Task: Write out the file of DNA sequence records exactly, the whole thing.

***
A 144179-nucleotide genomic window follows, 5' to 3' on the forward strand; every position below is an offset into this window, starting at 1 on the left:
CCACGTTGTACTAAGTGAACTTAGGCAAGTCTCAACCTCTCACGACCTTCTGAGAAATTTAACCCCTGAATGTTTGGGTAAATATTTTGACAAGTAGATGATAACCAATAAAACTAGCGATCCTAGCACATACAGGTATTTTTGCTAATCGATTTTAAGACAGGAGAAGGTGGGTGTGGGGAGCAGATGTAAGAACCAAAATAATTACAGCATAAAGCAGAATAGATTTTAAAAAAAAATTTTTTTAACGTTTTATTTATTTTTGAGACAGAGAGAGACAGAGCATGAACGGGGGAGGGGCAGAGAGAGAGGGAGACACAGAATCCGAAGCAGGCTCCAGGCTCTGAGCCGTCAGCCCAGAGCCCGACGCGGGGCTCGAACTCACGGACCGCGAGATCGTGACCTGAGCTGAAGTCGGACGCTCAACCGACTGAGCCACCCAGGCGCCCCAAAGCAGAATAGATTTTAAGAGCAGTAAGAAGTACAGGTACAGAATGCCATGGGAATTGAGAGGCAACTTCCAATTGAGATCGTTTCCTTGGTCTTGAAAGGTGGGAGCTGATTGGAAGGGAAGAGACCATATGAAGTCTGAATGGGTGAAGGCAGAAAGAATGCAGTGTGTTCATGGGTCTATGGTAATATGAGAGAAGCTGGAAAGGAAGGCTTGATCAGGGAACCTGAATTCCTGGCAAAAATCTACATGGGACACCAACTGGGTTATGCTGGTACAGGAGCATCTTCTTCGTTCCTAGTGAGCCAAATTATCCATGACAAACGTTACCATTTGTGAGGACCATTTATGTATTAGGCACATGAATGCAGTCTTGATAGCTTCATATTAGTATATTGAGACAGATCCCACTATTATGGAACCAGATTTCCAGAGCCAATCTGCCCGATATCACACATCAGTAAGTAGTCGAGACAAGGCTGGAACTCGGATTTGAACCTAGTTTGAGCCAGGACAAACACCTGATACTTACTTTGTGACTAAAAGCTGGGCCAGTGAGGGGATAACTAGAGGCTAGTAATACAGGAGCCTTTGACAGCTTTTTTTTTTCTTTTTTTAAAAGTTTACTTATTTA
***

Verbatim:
A 144179-nucleotide genomic window follows, 5' to 3' on the forward strand; every position below is an offset into this window, starting at 1 on the left:
CCACGTTGTACTAAGTGAACTTAGGCAAGTCTCAACCTCTCACGACCTTCTGAGAAATTTAACCCCTGAATGTTTGGGTAAATATTTTGACAAGTAGATGATAACCAATAAAACTAGCGATCCTAGCACATACAGGTATTTTTGCTAATCGATTTTAAGACAGGAGAAGGTGGGTGTGGGGAGCAGATGTAAGAACCAAAATAATTACAGCATAAAGCAGAATAGATTTTAAAAAAAAATTTTTTTAACGTTTTATTTATTTTTGAGACAGAGAGAGACAGAGCATGAACGGGGGAGGGGCAGAGAGAGAGGGAGACACAGAATCCGAAGCAGGCTCCAGGCTCTGAGCCGTCAGCCCAGAGCCCGACGCGGGGCTCGAACTCACGGACCGCGAGATCGTGACCTGAGCTGAAGTCGGACGCTCAACCGACTGAGCCACCCAGGCGCCCCAAAGCAGAATAGATTTTAAGAGCAGTAAGAAGTACAGGTACAGAATGCCATGGGAATTGAGAGGCAACTTCCAATTGAGATCGTTTCCTTGGTCTTGAAAGGTGGGAGCTGATTGGAAGGGAAGAGACCATATGAAGTCTGAATGGGTGAAGGCAGAAAGAATGCAGTGTGTTCATGGGTCTATGGTAATATGAGAGAAGCTGGAAAGGAAGGCTTGATCAGGGAACCTGAATTCCTGGCAAAAATCTACATGGGACACCAACTGGGTTATGCTGGTACAGGAGCATCTTCTTCGTTCCTAGTGAGCCAAATTATCCATGACAAACGTTACCATTTGTGAGGACCATTTATGTATTAGGCACATGAATGCAGTCTTGATAGCTTCATATTAGTATATTGAGACAGATCCCACTATTATGGAACCAGATTTCCAGAGCCAATCTGCCCGATATCACACATCAGTAAGTAGTCGAGACAAGGCTGGAACTCGGATTTGAACCTAGTTTGAGCCAGGACAAACACCTGATACTTACTTTGTGACTAAAAGCTGGGCCAGTGAGGGGATAACTAGAGGCTAGTAATACAGGAGCCTTTGACAGCTTTTTTTTTTCTTTTTTTAAAAGTTTACTTATTTA